prostration

[p_ɹ_ə_s_t_ɹ_ˈeɪ_ʃ_ə_n], [pɹəstɹˈe͡ɪʃən], [pɹəstɹˈe‍ɪʃən]

Definitions of prostration:

  1.   Act of throwing down or laying flat: act of falling down in adoration: dejection: complete loss of strength. – The american dictionary of the english language. By Daniel Lyons. Published 1899.
  2.   Act of prostrating; complete loss of strength or courage. – The Clarendon dictionary. By William Hand Browne, Samuel Stehman Haldeman. Published 1894.
  3.   The act of throwing down or state of being thrown down; a falling down in worship; great depression; as, prostration of mind; exhaustion of the vital powers under disease; as, nervous prostration. – The Winston Simplified Dictionary. By William Dodge Lewis, Edgar Arthur Singer. Published 1919.
  4.   The act of throwing down or laying flat; great depression or dejection; exhaustion; great dimination of the vital energies. – Etymological and pronouncing dictionary of the English language. By Stormonth, James, Phelp, P. H. Published 1874.
  5.   The act of throwing down or lying flat; the act of falling down or bowing in adoration; great depression; great loss of strength under disease. – Nuttall's Standard dictionary of the English language. By Nuttall, P.Austin. Published 1914.

Quotes for prostration:

  1. There comes a pause, for human strength will not endure to dance without cessation; and everyone must reach the point at length of absolute prostration – Lewis Carroll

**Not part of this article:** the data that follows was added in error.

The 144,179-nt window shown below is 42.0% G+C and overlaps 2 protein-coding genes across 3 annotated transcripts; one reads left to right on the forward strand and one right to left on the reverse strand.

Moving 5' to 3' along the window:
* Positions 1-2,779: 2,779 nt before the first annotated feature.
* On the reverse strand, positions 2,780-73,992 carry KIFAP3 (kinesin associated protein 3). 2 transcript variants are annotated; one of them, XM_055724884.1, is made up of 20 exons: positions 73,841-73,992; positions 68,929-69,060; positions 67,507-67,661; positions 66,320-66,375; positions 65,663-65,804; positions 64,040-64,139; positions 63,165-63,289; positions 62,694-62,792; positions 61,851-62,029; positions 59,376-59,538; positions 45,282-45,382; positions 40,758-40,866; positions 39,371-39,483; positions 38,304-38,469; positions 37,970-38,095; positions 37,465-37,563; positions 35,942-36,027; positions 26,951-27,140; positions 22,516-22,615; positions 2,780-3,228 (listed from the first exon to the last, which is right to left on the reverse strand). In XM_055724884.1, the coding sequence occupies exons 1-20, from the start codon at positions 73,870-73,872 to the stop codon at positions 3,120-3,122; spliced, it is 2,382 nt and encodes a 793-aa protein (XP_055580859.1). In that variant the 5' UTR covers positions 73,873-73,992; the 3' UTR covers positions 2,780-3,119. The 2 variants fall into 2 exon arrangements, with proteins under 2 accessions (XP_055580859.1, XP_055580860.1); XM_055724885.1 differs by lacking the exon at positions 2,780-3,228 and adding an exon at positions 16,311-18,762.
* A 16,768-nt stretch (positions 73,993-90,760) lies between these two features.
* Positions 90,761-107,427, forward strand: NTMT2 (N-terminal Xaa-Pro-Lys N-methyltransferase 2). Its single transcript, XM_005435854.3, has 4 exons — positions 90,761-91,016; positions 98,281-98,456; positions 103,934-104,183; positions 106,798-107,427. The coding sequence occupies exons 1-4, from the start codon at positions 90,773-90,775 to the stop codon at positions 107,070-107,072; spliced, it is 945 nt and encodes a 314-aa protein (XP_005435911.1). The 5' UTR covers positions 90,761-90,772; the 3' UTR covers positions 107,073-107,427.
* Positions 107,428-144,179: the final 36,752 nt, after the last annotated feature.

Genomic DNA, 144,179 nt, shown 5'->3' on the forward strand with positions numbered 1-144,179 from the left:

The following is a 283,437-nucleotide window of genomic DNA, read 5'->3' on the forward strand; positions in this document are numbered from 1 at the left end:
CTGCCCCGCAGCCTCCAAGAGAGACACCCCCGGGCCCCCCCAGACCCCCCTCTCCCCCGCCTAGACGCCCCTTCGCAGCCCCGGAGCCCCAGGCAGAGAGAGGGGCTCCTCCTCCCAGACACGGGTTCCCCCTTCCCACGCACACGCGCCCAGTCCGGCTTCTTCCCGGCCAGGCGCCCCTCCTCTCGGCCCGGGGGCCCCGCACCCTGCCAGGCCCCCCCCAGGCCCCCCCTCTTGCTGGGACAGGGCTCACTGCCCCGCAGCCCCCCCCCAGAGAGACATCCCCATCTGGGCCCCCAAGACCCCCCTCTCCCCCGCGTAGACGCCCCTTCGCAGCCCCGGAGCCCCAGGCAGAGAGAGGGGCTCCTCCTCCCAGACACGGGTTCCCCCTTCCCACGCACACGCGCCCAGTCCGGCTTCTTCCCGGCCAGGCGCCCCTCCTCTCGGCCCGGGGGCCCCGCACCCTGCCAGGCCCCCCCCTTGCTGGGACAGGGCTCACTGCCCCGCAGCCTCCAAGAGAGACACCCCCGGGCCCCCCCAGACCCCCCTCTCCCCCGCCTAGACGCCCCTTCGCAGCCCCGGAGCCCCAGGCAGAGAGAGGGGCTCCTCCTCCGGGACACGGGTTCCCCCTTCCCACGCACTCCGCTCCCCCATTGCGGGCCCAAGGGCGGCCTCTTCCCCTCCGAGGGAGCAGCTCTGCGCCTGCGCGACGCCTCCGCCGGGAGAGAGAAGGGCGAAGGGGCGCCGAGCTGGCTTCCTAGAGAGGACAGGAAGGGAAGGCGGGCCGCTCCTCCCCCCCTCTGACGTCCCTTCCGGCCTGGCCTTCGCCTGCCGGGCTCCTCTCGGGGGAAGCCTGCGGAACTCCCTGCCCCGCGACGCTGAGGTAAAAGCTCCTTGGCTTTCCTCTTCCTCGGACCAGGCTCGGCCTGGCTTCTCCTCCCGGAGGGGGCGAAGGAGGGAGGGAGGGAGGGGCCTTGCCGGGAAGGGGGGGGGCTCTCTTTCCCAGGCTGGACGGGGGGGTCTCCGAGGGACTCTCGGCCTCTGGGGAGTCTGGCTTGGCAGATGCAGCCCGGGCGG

2. Prostration is our natural position. A worm -like movement from a spot of sunlight to a spot of shade, and back, is the type of movement that is natural to men. – Wyndham Lewis

Usage examples for prostration:

  1. He rose from his prostration on the floor and fairly flew to the girl's side, pushing her hand aside from the key she had almost turned, his whole manner expressing great agitation. ” – Dorothy on a Ranch by Evelyn Raymond
  2. “ I believe that the shoes worn by young girls and young women now, are a great cause of nervous irritability, and, joined with other causes, may be a source of disease, " nervous prostration so called in after life. ” – The Education of American Girls by Anna Callender Brackett
  3. “ For a while her tears fell hot and fast; then utter prostration left her limp, without movement, even without a tremor, a dead weight in his arms. ” – The Danger Mark by Robert W. Chambers
  4. “ I haven't got nervous prostration – Turn About Eleanor by Ethel M. Kelley
  5. He was taken to his father's house, where, on recovering consciousness, he evinced extreme prostration with nausea, a fluttering pulse, and all the evidences of physical collapse. ” – William Hickling Prescott by Harry Thurston Peck
  6. In 1767 party spirit was rolling its mountain waves over Rhode Island so fearfully that it threatened the prostration of social order and civil law. ” – Sages and Heroes of the American Revolution by L. Carroll Judson
  7. In this state of prostration and disease, the indefatigable man undertook to write the 'Life of Edward Forbes'; and he did it, like everything he undertook, with admirable ability. ” – Character by Samuel Smiles
  8. Why, that is enough to give a girl nervous prostration to say nothing of a boy." ” – The High Calling by Charles M. Sheldon
  9. “ There's a girl out there now suffering from nervous prostration – In the Bishop's Carriage by Miriam Michelson
  10. When taken from the system by accident or the lancet, it is succeeded by great prostration of strength, and a derangement of all the functions of the body. ” – The American Reformed Cattle Doctor by George Dadd

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